Complaints prompt property cleanup

By Sarah Brown
Lebanon Local

A Linn County-funded cleanup took place Wednesday, Dec. 7, at 2187 Mill St., next to Porter Park, after several years of complaints led county commissioners to issue a declaration of necessity in April.

Vehicles, tarps and tents moved into the property after the homeowner died.

A prepared statement by County Communications Officer Alex Paul explained that the property, which sits within Lebanon’s urban growth boundary but hasn’t been annexed into the city, posed health risks to the neighborhood with its accumulation of trash, vermin and hypodermic needles.
The single-family home’s owners died in 1999 and 2018. There was no probate by family members, and no one has stepped forward to claim the property.
According to Linn County Commissioner Sherrie Sprenger, the county had made considerable effort to work with family members on the situation.
“You can’t force heirs to come up and take ownership or responsibility,” she said.
Meanwhile, several individuals have moved in, taking shelter in the fire-damaged residence, tents and recreational vehicles. In May 2019, neighbors reported camping, fires and piles of trash. Citations were issued, yet the county continued to receive complaints on a weekly basis.
County staff held initial sessions to discuss the issue in August 2021. Sprenger, with members of the Linn County Code Enforcement and a crisis response team, began meeting with the home’s occupants to discuss their living situation and possible alternatives.
“We can’t make people take help if they don’t want it,” Sprenger said.
The occupants were notified of the county’s plan to take ownership of the property and raze its structure, and a local judge approved an order of abatement in October 2022, giving the county permission to remove the RVs and piles of trash.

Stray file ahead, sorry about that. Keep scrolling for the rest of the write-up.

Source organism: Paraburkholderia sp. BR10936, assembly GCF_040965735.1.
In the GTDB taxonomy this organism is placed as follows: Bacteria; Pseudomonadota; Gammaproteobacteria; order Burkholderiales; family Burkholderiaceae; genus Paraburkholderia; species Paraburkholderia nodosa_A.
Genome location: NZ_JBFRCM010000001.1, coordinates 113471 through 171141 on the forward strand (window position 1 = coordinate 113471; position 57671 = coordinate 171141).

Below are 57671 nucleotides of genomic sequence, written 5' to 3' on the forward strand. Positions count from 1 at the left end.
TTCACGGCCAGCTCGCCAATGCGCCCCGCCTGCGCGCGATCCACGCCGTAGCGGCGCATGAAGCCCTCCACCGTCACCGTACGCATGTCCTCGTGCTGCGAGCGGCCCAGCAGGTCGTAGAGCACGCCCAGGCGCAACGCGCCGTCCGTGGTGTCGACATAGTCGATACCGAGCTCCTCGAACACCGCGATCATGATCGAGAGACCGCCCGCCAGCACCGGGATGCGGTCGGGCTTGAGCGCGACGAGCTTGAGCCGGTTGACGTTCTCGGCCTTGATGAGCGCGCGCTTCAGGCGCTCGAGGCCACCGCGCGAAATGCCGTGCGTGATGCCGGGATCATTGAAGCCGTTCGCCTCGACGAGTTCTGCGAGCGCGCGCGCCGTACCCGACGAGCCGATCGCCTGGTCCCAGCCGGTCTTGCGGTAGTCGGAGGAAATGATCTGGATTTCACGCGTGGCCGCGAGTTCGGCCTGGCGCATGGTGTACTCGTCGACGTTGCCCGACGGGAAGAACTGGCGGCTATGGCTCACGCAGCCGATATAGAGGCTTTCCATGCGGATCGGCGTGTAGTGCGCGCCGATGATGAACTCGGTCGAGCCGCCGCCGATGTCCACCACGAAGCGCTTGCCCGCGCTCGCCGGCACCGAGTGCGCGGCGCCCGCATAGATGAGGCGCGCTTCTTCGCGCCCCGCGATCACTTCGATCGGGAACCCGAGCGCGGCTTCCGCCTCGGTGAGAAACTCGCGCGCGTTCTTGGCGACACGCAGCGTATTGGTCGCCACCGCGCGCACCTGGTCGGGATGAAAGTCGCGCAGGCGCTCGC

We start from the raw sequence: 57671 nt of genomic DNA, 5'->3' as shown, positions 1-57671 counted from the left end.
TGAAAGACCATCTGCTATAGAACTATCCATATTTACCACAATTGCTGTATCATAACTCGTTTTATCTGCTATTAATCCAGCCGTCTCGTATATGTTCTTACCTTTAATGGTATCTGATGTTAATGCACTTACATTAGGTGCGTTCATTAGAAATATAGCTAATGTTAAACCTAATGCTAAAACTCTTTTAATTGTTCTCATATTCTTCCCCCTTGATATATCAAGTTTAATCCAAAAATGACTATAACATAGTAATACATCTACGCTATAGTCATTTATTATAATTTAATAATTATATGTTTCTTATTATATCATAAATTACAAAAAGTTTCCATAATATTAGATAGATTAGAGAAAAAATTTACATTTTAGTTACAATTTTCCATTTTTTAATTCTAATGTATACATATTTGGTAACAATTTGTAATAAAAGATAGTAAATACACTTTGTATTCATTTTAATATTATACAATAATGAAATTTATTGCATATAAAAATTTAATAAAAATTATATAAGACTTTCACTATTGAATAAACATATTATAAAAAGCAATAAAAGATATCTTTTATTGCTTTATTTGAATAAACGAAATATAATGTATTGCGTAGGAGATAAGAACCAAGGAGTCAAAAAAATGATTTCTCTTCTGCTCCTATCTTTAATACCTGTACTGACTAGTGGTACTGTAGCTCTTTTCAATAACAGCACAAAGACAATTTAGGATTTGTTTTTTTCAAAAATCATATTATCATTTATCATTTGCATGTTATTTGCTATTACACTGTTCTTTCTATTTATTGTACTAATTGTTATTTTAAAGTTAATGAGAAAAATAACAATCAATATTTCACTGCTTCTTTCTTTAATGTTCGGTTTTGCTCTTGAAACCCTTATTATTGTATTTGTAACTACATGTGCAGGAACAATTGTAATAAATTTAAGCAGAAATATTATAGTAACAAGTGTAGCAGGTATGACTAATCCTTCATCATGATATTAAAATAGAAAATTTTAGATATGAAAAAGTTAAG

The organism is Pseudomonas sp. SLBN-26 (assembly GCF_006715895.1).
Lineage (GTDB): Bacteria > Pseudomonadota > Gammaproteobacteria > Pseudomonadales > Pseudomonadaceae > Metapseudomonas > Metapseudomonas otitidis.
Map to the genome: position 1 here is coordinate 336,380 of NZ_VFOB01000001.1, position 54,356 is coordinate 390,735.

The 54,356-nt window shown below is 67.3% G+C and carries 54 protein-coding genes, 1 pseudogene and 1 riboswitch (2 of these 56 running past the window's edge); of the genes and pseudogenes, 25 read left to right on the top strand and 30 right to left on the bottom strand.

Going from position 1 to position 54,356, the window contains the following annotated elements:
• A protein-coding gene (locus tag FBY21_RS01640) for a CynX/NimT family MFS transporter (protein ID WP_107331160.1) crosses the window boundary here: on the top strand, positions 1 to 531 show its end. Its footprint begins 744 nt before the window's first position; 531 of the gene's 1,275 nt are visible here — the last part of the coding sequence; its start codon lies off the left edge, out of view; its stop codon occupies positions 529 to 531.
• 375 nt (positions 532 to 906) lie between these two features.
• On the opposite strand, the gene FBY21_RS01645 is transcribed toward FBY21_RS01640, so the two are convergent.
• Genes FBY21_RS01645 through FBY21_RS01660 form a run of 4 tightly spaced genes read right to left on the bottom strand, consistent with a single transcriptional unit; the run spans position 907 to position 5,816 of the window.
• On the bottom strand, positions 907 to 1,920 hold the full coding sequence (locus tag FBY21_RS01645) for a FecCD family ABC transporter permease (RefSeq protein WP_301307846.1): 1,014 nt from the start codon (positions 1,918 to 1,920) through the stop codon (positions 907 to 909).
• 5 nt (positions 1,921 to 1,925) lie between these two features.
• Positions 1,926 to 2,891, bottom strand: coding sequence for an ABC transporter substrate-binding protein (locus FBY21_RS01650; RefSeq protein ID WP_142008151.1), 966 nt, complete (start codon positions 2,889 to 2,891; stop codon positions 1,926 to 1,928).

According to Paul, the clean-up cost the county approximately $42,000 to fill six 40-yard dumpsters.
Family Assistance and Resource Center founder Shirley Byrd said she began visiting the residence to connect its occupants to various services such as Housing and Urban Development and the Supplemental Nutrition Assistance Program.
“There is a couple living in the back that are elderly and I think one is really ill,” she said. “I’m very concerned about them. They don’t have anywhere to go.”
Byrd said that the occupants were not happy with the intrusion.
“If Lebanon would just provide some place for people to go, this would be eliminated,” she said.
According to Paul’s prepared statement, the County has no interest in taking ownership of the property, but that will be its fate if property taxes are not paid. At this time, Paul wrote, enough taxes have been paid to extend the tax grace period. Should those payments fail, the county will clean out the property and make it available for public ownership via sealed bidding.